Charles L. Lawson discusses his professional life and career with the Jet Propulsion Laboratory, with particular reference to his contributions to mathematical software. He obtained an MSc in mathematics (under Peter Henrici) and a PhD (under Theodore Motzkin) from the University of California at Los Angeles. During his studies he worked at the Institute for Numerical Analysis at UCLA using the SWAC and then at NASA’s Jet Propulsion Laboratory (JPL). From 1960 to 1996, Lawson was an applied mathematician at JPL, specializing in mathematical software. Lawson discusses the work of his group in some detail, including the contributions of his colleagues Paul R. Peabody, Richard J. Hanson and Fred Krogh. He discusses the challenges involved in producing ephemerides needed for spacecraft missions and the state of celestial mechanics during the 1960s. He also recounts the development of computing at JPL, including the organization of computing facilities, the main machines in use, and the challenges posed by the arrival of minicomputers and workstations. Lawson was responsible mathematical library development within JPL, including the lab’s MATH77 Fortran library. Lawson, Hanson, Krogh, D.R. Kincaid and Jack Dongarra were responsible for the conception, design and implementation of the Basic Linear Algebra Subprograms (BLAS) which created a standard, machine-independent application interface to vector routines optimized for specific computer architectures. The BLAS made linear algebra software more efficient, portable and structured. BLAS development was conducted in conjunction with the LINPACK project undertaken by Argonne National Laboratory, and the two projects proved symbiotic. Outside JPL, Lawson was a well known member of the mathematical software community and discusses the development of the field as well as his personal contributions. He discusses Cleve Moler, Brian Ford and Gene Golub. In 1968 Lawson became one of seven authors of the book Computer Approximations, a standard work throughout the 1970s. Lawson took place in the early Mathematical Software conferences organized by John Rice during the 1970s and was an early member of the IFIP 2.5 Working Group on Mathematical Software. Lawson edited the ACM SIGNUM Newsletter from 1972 to 1976, and had previously edited the Scientific Applications Department of the Communications of the ACM.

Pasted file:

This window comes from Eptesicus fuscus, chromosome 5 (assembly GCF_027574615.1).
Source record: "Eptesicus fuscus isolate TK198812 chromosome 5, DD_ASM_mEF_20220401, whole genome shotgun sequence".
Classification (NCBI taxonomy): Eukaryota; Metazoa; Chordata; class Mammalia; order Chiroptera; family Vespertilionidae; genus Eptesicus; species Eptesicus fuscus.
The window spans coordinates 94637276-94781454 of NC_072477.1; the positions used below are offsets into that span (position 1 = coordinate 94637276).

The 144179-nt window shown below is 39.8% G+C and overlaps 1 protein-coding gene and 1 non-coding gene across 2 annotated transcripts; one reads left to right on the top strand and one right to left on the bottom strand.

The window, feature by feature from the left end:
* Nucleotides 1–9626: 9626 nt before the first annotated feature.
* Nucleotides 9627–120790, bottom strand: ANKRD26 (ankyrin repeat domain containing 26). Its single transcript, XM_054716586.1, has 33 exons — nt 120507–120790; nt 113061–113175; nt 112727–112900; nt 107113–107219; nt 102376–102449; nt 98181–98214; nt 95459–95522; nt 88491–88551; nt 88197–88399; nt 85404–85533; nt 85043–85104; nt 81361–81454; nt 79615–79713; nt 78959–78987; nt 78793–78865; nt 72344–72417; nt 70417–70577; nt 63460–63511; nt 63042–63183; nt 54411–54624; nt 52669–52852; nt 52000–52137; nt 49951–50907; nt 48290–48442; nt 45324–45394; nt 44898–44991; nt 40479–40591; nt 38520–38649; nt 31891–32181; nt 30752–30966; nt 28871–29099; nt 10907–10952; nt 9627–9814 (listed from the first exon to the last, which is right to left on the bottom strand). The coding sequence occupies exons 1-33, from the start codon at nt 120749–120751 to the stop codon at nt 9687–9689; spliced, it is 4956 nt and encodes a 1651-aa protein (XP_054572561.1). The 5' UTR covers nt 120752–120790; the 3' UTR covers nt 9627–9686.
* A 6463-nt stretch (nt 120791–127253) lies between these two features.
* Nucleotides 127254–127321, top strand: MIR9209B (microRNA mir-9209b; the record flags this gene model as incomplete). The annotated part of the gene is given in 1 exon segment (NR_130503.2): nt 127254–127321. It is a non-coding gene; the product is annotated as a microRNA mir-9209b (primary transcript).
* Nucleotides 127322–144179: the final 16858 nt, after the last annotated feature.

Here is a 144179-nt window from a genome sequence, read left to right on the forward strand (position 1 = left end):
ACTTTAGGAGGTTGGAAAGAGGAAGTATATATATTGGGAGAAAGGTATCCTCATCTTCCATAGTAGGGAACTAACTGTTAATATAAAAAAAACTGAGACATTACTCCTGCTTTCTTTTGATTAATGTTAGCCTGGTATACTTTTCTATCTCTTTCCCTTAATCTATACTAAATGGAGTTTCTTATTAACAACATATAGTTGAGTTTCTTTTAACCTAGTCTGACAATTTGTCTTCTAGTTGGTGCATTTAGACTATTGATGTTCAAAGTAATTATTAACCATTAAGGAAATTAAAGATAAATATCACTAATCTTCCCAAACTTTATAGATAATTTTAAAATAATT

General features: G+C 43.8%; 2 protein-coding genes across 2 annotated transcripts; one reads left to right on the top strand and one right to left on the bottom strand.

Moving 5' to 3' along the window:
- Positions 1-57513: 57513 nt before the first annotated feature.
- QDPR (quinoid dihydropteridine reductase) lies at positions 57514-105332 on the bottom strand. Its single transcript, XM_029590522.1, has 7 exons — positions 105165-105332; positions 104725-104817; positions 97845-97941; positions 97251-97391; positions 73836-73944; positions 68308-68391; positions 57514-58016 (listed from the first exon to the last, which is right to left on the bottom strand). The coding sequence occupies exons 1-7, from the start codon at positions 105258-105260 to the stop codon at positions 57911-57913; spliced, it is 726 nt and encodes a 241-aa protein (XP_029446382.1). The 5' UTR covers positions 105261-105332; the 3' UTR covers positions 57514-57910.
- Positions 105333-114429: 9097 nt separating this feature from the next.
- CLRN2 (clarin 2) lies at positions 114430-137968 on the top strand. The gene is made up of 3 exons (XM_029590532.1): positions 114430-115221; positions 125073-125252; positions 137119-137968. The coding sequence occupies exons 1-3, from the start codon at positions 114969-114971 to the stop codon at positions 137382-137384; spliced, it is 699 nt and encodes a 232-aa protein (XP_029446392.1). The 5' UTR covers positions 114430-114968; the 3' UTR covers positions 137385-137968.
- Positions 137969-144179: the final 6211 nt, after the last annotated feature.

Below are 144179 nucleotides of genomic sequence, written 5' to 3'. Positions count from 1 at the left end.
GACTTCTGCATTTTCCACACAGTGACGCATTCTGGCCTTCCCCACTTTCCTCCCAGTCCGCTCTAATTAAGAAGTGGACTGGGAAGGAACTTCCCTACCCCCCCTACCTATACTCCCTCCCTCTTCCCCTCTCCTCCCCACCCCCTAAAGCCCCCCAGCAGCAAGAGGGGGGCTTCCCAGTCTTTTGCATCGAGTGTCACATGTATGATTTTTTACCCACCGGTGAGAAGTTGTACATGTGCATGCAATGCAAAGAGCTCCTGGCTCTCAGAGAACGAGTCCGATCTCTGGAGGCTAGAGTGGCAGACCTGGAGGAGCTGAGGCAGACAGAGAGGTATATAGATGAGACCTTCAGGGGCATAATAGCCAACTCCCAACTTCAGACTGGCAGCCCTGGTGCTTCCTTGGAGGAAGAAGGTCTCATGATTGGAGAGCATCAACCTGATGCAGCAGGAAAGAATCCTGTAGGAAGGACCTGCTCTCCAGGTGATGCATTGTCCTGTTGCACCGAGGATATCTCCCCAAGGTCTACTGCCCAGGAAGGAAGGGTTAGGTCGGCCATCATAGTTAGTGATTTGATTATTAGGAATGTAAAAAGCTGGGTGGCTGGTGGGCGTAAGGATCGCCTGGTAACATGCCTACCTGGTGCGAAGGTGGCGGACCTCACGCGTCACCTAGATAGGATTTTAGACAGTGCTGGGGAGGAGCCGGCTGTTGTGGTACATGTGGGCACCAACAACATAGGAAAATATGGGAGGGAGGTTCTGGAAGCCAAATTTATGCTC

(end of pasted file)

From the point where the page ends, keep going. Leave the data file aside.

Mathematical software; SWAC (Standards Western Automatic Computer); Celestial mechanics; JPL Math Library for Fortran77; Basic Linear Algebra Subprograms (BLAS); LINPACK (Software library); ACM SIGNUM Newsletter; IFIP Working Group 2.5
Society for Industrial and Applied Mathematics (SIAM) oral history collection